here and subsequently, we write \(\mathfrak {S}_m\) for the symmetric group of order m.
Suppose that \(x,y\in {\mathscr {A}}_{\mathrm{sa}}\) are such that \(x\perp y\). Then \(xy=yx=0\), and so \((x+y)^m=x^m+y^m\), which gives
(ii) Assume that \(\Psi :{\mathscr {A}}\rightarrow X\) is a linear map with the property that \(P_\Psi =P_\varPhi \). If \(x\in {\mathscr {A}}_+\), then
By linearity we also get \(\Psi (x) = \varPhi (x)\) for each \(x \in {\mathscr {A}}\).
(iii) Next, assume that X is a qnormed space. For each \(x\in {\mathscr {A}}\), we have
which implies that \(\Vert P_\varPhi \Vert \le \Vert \varPhi \Vert \). Now take \(x\in {\mathscr {A}}\), and let \(\omega \in {\mathbb {C}}\) with \(\omega ^m=1\). Then \(x=\mathfrak {R}x+i\mathfrak {I}x\), where
and, further, \(\Vert \mathfrak {R}x\Vert ,\Vert \mathfrak {I}x\Vert \le \Vert x\Vert \). Moreover, \(\mathfrak {R}x=x_1x_2\) and \(\mathfrak {I}x=x_3x_4\), where \(x_1,x_2,x_3,x_4\in {\mathscr {A}}_+\), \(x_1\perp x_2\), and \(x_3\perp x_4\). Since \(x_1\perp x_2\) and \(x_3\perp x_4\), it follows that \(x_1^{1/m}\perp x_2^{1/m}\) and \(x_3^{1/m}\perp x_4^{1/m}\). Consequently,
and
Since
it follows, from (1) and (2), that
On the other hand, we have
and so
Hence, by (3),
This clearly forces \(\Vert \varPhi \Vert \le 2^{1/q}\Vert P_\varPhi \Vert \), as claimed.
(iv) It is straightforward to check that \(P_\varPhi ^*=P_{\varPhi ^*}\). Consequently, if \(\varPhi \) is hermitian, then \(P_\varPhi ^*=P_{\varPhi ^*}=P_\varPhi \) so that \(P_\varPhi \) is hermitian. Conversely, if \(P_\varPhi \) is hermitian, then \(P_{\varPhi ^*}=P_\varPhi ^*=P_\varPhi \) and (ii) implies that \(\varPhi ^*=\varPhi \). Finally, assume that \(\varPhi \) is a hermitian functional. For the calculation of \(\Vert P_\varPhi \Vert \) it suffices to check that \(\Vert \varPhi \Vert \le \Vert P_\varPhi \Vert \). For this purpose, let \(\varepsilon \in {\mathbb {R}}^+\), and choose \(x\in {\mathscr {A}}\) such that \(\Vert x\Vert =1\) and \(\Vert \varPhi \Vert \varepsilon <\vert \varPhi (x)\vert \). We take \(\alpha \in {\mathbb {C}}\) with \(\vert \alpha \vert =1\) and \(\vert \varPhi (x)\vert =\alpha \varPhi (x)\), so that
Note that \(\Vert \mathfrak {R}(\alpha x)\Vert \le 1\) and \(\Vert \varPhi \Vert \varepsilon <\varPhi (\mathfrak {R}(\alpha x))\). Now we consider the decomposition \(\mathfrak {R}(\alpha x)=x_1x_2\) with \(x_1,x_2\in {\mathscr {A}}_+\) and \(x_1\perp x_2\) and take \(\omega \in {\mathbb {C}}\) with \(\omega ^m=1\). As in (3), we see that \(\big \Vert x_1^{1/m}+\omega x_2^{1/m}\big \Vert =\Vert \mathfrak {R}(\alpha x)\Vert ^{1/m}\le 1\). Moreover, we have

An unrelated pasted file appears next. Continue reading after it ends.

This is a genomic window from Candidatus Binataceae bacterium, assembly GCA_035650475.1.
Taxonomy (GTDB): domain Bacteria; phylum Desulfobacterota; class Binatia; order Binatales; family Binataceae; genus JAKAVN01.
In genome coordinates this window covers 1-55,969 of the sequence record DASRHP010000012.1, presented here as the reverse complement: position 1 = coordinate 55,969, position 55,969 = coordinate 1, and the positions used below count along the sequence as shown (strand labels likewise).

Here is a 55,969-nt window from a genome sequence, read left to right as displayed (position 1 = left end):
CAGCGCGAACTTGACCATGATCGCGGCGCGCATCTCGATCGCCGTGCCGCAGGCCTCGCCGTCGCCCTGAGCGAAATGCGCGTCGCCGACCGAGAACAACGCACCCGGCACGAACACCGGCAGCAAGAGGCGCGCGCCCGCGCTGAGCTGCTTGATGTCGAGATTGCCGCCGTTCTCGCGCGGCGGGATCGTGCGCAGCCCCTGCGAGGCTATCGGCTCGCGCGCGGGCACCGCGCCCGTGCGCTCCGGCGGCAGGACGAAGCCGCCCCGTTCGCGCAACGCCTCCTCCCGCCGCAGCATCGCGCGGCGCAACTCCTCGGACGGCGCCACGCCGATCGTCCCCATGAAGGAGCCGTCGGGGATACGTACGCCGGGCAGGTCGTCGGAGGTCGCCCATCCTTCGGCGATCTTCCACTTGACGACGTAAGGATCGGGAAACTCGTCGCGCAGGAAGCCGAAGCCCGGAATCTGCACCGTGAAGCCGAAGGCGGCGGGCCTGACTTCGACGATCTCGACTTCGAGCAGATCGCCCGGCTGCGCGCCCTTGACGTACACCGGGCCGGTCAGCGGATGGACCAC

which gives \(\Vert \varPhi \Vert \varepsilon <\Vert P_\varPhi \Vert \). \(\square \)
Lemma 2
Let \({\mathscr {A}}\) be a \(C^*\)algebra, let \({\mathscr {R}}\) be a \(*\)subalgebra of \({\mathscr {A}}\), let X be a topological linear space, and let \(\varPhi :{\mathscr {R}}\rightarrow X\) be a linear map. Suppose that the polynomial \(P:{\mathscr {R}}\rightarrow X\) defined by \(P(x)=\varPhi (x^m)\)\((x\in {\mathscr {R}})\) is continuous and that \({\mathscr {R}}\) satisfies the following conditions:

(i)
\(\vert x\vert \in {\mathscr {R}}\) for each \(x\in {\mathscr {R}}_{\mathrm{sa}}\);

(ii)
\(x^{1/m}\in {\mathscr {R}}\) for each \(x\in {\mathscr {R}}_+\).
Then \(\varPhi \) is continuous.
Proof
Let U be a neighbourhood of 0 in X. Let V be a balanced neighbourhood of 0 in X with \(V+V+V+V\subset U\). The set \(P^{1}(V)\) is a neighbourhood of 0 in \({\mathscr {R}}\), which implies that there exists \(r\in {\mathbb {R}}^+\) such that \(P(x)\in V\) whenever \(x\in {\mathscr {R}}\) and \(\Vert x\Vert <r\). Take \(x\in {\mathscr {R}}\) with \(\Vert x\Vert <r^m\). Since \({\mathscr {R}}\) is a \(*\)subalgebra of \({\mathscr {A}}\), we see that \(\mathfrak {R}x,\mathfrak {I}x\in {\mathscr {R}}_{\mathrm{sa}}\). We write \(\mathfrak {R}x=x_1x_2\) and \(\mathfrak {I}x=x_3x_4\), as in the proof of Theorem 1, where, on account of the condition (i),
For each \(j\in \{1,2,3,4\}\), condition (ii) gives \(x_j^{1/m}\in {\mathscr {R}}\), and, further, we have \(\Vert x_{j}^{1/m}\big \Vert =\Vert x_j\Vert ^{1/m}\le \Vert x\Vert ^{1/m}<r\). Hence
which establishes the continuity of \(\varPhi \). \(\square \)
Theorem 2
Let \({\mathscr {A}}\) be a \(C^*\)algebra, let X be a locally convex space, and let \(P:{\mathscr {A}}\rightarrow X\) be a continuous mhomogeneous polynomial. Then the following conditions are equivalent:

(i)
there exists a continuous linear map \(\varPhi :{\mathscr {A}} \rightarrow X\) such that \(P(x)=\varPhi (x^m)\)\((x\in {\mathscr {A}})\);

(ii)
the polynomial P is orthogonally additive on \({\mathscr {A}}_{\mathrm{sa}}\);

(iii)
the polynomial P is orthogonally additive on \({\mathscr {A}}_+\).
If the conditions are satisfied, then the map \(\varPhi \) is unique.
Proof
Theorem 1 gives (i)\(\Rightarrow \)(ii), and obviously (ii)\(\Rightarrow \)(iii). The task is now to prove that (iii)\(\Rightarrow \)(i).
Suppose that (iii) holds. For each continuous linear functional \(\eta :X\rightarrow {\mathbb {C}}\), set \(P_\eta =\eta \circ P\). Then \(P_\eta \) is a complexvalued continuous mhomogeneous polynomial. We claim that \(P_\eta \) is orthogonally additive on \({\mathscr {A}}_{\mathrm{sa}}\). Take \(x,y\in {\mathscr {A}}_{\mathrm{sa}}\) with \(x\perp y\). Then we can write \(x=x_{+}x_{}\) and \(y=y_{+}y_{}\) with \(x_{+},x_{},y_{+},y_{}\in {\mathscr {A}}_{+}\) mutually orthogonal. Define \(f:{\mathbb {C}}^2\rightarrow {\mathbb {C}}\) by